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We're at the BFI London Film Festival, being inspired by Keira Knightley and her new film Colette.


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Address: 5-6, Leicester Square, London WC2H 7NA
Phone: +44 (0)20 7255 1444
Website: http://www.lff.org.uk/

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Based on the true story of French author Sidonie-Gabrielle Colette and the “Claudine” series that she ghost wrote for her husband, Colette directed by Wash Westmoreland (Still Alice, Pedro & Velvet Goldmine) is a beautifully told coming-of-age story about finding independence in an age of female suppression.




The story begins in Saint-Sauver in 1892 where a young Gabrielle (portrayed by Keira Knightly) is living with her parents, dreaming of running away to the city with her much older suitor, Henry Gauthier-Villars (Willy) played by Dominic West. Skip forward to 1893 and a newly wed Gabrielle is struggling to fit into her new life in Paris, where her cheating husband has her living under his shadow and ghost writing his letters, she learns that “everyone is playing a character”.


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On the verge of bankruptcy, Willy encourages her to write his next novel based on stories from her childhood, growing up in the French countryside, leading to the best selling Claudine which he forces her to continue as a series, literally locking in her in the study while taking full credit, telling her that “women writers don’t sell” and refusing to add her name to the books. Proclaiming “I am the real Claudine”, Gabrielle discovers that sometimes you have to play a character to find the confidence to be yourself.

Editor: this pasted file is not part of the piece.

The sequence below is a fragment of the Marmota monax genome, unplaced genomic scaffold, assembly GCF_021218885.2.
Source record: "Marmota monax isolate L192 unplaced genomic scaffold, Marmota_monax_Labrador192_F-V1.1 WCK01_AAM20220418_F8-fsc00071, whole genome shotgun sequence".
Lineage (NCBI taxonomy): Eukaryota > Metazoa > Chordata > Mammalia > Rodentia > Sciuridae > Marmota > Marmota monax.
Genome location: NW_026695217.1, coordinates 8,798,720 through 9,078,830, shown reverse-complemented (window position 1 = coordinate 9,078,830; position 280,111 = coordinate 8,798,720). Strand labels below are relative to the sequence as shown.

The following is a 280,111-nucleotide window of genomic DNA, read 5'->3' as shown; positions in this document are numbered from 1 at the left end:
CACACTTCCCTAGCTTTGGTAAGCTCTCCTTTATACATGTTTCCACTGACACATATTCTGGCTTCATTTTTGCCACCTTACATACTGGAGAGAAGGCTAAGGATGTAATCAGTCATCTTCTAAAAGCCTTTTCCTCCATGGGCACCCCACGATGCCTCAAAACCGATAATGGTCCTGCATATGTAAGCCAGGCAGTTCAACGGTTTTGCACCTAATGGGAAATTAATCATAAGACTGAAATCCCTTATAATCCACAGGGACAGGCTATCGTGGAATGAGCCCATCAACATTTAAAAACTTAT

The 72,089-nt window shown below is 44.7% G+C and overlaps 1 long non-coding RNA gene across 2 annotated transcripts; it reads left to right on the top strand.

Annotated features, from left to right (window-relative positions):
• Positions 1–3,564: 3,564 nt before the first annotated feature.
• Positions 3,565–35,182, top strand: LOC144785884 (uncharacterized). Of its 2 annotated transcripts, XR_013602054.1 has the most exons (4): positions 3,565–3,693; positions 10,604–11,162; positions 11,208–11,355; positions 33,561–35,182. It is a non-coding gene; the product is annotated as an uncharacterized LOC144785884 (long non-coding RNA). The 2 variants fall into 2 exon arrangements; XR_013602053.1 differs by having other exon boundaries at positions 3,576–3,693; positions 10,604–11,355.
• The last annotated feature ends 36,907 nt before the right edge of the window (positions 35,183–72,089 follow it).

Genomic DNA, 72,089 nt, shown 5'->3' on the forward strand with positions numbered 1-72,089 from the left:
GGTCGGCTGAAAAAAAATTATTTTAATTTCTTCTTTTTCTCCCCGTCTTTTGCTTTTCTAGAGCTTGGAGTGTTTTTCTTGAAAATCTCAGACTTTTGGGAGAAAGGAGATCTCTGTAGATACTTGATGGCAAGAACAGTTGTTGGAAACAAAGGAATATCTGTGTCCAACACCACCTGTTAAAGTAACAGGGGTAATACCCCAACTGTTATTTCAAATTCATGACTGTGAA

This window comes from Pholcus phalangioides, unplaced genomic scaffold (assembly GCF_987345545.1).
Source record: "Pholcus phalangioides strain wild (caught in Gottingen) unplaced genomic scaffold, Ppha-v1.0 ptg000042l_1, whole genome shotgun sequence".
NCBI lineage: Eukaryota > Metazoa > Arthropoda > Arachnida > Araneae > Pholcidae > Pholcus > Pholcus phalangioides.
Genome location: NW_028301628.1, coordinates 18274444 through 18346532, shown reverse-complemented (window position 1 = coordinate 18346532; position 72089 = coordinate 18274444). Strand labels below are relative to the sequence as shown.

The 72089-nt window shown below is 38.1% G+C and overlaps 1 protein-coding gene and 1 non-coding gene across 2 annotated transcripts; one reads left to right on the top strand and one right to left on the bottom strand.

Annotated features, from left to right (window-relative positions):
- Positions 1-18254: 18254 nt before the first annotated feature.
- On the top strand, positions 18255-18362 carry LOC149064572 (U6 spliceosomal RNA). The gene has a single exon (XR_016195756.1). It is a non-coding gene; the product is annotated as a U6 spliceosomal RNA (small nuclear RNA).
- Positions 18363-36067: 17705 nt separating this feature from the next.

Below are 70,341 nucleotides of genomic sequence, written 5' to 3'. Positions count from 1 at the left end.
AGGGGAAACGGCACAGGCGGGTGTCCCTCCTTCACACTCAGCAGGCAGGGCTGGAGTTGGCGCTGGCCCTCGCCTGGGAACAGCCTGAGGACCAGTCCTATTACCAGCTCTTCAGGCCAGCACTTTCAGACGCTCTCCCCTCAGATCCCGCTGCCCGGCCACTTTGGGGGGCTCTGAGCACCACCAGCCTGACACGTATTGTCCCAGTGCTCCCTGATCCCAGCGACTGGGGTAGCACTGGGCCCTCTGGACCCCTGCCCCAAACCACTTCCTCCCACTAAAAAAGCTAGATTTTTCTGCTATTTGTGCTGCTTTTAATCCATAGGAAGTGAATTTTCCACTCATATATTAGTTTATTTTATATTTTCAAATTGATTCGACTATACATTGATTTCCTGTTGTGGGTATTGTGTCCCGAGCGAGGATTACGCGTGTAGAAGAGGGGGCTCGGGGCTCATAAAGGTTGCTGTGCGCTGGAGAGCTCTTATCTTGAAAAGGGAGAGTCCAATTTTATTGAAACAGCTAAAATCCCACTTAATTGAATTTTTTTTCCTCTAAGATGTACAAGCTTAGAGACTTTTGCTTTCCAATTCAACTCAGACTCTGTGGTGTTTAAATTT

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Changing her name to Colette, she steps out from her husband's shadow and begins pursuing a new career in the theatre, dating women and embracing her independence in a way that would have been shocking and scandalous for the time. One of the most striking aspects of the film are the costumes which perfectly portray the passing of time and growing of confidence, transitioning from innocent young Gabrielle’s frilly lace dresses to Colette’s bold masculine suits.


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Jealous and ever bankrupt, Willy does everything he can to squash her ambition so that she'll stay and write for him, spitefully saying “you’re at your most brilliant when you’re with me”. The final blow comes when he sells the rights to Claudine to pay off debts, leading to divorce and the realisation that she was the one who held all the talent.


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Though sadly women still face similar issues today, the story has a happy ending, as Colette went on to write over 30 novels and became the most celebrated French author, proving that she who “holds the pen writes history”.


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